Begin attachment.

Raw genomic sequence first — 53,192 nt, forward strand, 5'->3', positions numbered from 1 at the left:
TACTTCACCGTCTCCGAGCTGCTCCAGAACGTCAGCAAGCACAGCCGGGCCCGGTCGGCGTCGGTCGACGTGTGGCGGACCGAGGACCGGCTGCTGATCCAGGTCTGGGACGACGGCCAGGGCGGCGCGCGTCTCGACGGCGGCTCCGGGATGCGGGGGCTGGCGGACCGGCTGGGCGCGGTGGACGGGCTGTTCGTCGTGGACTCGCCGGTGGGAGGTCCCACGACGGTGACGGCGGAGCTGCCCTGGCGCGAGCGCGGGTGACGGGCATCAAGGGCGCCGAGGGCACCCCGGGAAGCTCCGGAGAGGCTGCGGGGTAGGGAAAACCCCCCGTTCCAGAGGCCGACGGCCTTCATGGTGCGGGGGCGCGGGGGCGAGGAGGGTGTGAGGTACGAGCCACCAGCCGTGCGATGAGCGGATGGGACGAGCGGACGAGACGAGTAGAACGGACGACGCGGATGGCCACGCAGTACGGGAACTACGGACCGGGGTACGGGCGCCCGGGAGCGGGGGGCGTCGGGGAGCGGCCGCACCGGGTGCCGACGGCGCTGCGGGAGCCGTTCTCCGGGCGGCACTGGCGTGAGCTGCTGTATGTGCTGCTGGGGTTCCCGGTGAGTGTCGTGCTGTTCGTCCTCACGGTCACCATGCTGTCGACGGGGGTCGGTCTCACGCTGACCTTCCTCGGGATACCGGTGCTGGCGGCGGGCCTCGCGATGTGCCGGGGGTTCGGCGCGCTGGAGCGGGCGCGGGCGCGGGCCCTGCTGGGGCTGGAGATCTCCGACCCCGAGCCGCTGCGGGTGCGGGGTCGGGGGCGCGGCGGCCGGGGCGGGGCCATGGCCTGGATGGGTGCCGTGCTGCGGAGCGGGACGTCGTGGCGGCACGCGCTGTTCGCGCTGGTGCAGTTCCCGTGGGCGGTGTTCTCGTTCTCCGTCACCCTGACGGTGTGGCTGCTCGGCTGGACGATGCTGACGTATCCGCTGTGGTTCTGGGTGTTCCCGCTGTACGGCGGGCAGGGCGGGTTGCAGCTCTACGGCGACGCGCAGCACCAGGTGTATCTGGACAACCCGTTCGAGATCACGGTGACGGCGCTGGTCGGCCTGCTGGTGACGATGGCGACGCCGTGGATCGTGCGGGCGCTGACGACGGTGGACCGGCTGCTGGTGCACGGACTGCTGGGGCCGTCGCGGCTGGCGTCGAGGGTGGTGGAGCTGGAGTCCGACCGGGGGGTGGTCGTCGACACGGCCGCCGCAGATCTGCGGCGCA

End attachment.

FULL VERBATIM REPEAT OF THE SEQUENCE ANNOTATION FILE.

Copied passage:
Raw genomic sequence first — 53,192 nt, forward strand, 5'->3', positions numbered from 1 at the left:
TACTTCACCGTCTCCGAGCTGCTCCAGAACGTCAGCAAGCACAGCCGGGCCCGGTCGGCGTCGGTCGACGTGTGGCGGACCGAGGACCGGCTGCTGATCCAGGTCTGGGACGACGGCCAGGGCGGCGCGCGTCTCGACGGCGGCTCCGGGATGCGGGGGCTGGCGGACCGGCTGGGCGCGGTGGACGGGCTGTTCGTCGTGGACTCGCCGGTGGGAGGTCCCACGACGGTGACGGCGGAGCTGCCCTGGCGCGAGCGCGGGTGACGGGCATCAAGGGCGCCGAGGGCACCCCGGGAAGCTCCGGAGAGGCTGCGGGGTAGGGAAAACCCCCCGTTCCAGAGGCCGACGGCCTTCATGGTGCGGGGGCGCGGGGGCGAGGAGGGTGTGAGGTACGAGCCACCAGCCGTGCGATGAGCGGATGGGACGAGCGGACGAGACGAGTAGAACGGACGACGCGGATGGCCACGCAGTACGGGAACTACGGACCGGGGTACGGGCGCCCGGGAGCGGGGGGCGTCGGGGAGCGGCCGCACCGGGTGCCGACGGCGCTGCGGGAGCCGTTCTCCGGGCGGCACTGGCGTGAGCTGCTGTATGTGCTGCTGGGGTTCCCGGTGAGTGTCGTGCTGTTCGTCCTCACGGTCACCATGCTGTCGACGGGGGTCGGTCTCACGCTGACCTTCCTCGGGATACCGGTGCTGGCGGCGGGCCTCGCGATGTGCCGGGGGTTCGGCGCGCTGGAGCGGGCGCGGGCGCGGGCCCTGCTGGGGCTGGAGATCTCCGACCCCGAGCCGCTGCGGGTGCGGGGTCGGGGGCGCGGCGGCCGGGGCGGGGCCATGGCCTGGATGGGTGCCGTGCTGCGGAGCGGGACGTCGTGGCGGCACGCGCTGTTCGCGCTGGTGCAGTTCCCGTGGGCGGTGTTCTCGTTCTCCGTCACCCTGACGGTGTGGCTGCTCGGCTGGACGATGCTGACGTATCCGCTGTGGTTCTGGGTGTTCCCGCTGTACGGCGGGCAGGGCGGGTTGCAGCTCTACGGCGACGCGCAGCACCAGGTGTATCTGGACAACCCGTTCGAGATCACGGTGACGGCGCTGGTCGGCCTGCTGGTGACGATGGCGACGCCGTGGATCGTGCGGGCGCTGACGACGGTGGACCGGCTGCTGGTGCACGGACTGCTGGGGCCGTCGCGGCTGGCGTCGAGGGTGGTGGAGCTGGAGTCCGACCGGGGGGTGGTCGTCGACACGGCCGCCGCAGATCTGCGGCGCA